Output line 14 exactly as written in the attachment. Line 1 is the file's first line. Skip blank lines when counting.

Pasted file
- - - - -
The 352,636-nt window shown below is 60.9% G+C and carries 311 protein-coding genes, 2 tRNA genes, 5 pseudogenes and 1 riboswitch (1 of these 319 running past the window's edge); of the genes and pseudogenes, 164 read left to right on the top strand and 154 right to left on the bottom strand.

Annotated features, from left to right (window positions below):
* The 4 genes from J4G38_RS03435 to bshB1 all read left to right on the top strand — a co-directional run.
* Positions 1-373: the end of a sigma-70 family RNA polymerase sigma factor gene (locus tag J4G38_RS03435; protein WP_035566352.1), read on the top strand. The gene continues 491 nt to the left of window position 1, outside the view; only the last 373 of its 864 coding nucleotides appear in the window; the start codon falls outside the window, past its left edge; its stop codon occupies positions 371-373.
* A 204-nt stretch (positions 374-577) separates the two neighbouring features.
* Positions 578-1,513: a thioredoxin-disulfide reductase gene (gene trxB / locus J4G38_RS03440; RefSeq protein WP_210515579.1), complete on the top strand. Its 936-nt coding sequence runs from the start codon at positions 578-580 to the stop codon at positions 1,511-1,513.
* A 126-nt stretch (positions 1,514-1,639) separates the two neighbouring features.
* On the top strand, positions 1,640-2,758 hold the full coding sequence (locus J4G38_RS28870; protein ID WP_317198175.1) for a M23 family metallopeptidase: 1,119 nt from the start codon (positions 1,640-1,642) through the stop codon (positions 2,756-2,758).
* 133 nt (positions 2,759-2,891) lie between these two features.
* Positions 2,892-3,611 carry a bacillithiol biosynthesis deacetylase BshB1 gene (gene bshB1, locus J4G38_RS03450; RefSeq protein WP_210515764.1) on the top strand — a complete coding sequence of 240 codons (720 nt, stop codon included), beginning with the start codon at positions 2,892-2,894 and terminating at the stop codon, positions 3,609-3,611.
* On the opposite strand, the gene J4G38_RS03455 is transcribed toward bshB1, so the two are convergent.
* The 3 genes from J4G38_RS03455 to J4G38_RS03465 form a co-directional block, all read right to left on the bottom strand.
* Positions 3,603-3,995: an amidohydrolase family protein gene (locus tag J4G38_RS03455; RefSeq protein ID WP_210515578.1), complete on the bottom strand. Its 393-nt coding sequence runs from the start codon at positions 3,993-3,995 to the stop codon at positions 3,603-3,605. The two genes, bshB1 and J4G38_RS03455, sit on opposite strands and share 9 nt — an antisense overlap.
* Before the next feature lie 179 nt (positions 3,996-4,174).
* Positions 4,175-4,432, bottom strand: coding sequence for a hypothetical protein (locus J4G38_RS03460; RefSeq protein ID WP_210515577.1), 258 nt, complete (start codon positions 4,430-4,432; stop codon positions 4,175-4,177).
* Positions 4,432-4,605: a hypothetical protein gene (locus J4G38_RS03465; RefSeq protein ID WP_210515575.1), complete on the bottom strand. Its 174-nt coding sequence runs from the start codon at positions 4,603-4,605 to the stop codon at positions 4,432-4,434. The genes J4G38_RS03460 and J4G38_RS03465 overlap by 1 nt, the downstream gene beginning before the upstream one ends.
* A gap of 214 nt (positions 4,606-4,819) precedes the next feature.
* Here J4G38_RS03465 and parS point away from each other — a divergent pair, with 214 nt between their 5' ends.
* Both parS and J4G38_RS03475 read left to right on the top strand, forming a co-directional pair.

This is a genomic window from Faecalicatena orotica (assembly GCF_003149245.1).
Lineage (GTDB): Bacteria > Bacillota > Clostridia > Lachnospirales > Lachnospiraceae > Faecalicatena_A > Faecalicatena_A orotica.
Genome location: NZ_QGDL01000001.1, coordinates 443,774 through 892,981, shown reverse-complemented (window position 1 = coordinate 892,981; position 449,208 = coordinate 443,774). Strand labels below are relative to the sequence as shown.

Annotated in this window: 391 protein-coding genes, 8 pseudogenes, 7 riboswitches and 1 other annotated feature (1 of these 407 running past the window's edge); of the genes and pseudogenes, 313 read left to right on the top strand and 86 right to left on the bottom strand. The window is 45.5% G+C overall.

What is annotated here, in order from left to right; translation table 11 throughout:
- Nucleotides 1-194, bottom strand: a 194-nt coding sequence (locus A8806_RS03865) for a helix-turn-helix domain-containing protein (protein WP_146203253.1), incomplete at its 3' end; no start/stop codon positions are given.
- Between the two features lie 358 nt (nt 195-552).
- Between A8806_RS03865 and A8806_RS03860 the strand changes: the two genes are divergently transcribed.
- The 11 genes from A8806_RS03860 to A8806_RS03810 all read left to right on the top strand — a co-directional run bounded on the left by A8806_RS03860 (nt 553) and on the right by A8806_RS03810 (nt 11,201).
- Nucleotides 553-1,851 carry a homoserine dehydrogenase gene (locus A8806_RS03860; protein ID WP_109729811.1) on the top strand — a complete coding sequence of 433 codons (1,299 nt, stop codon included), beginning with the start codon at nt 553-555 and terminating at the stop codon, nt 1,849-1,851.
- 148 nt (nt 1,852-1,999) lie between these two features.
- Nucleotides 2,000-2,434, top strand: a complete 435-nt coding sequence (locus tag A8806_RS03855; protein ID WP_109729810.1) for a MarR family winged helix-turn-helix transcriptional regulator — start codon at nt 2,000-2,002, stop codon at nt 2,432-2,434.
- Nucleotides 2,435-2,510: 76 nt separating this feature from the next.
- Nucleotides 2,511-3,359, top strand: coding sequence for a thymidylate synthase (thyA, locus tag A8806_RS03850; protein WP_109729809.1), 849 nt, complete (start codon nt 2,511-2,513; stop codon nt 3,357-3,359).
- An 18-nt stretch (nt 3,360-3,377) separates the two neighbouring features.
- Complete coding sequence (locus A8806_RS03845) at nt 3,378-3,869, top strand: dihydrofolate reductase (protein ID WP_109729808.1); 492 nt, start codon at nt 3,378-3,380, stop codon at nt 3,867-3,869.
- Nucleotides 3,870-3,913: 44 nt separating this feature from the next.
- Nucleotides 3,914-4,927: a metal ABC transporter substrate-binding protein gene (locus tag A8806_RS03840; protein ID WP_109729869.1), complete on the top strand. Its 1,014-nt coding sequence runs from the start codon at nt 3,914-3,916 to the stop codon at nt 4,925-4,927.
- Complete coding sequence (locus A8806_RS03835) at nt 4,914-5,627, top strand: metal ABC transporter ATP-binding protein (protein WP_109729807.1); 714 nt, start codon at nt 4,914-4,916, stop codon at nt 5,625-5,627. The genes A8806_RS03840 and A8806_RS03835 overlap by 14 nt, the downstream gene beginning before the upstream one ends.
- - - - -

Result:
* Before the next feature lie 179 nt (positions 3,996-4,174).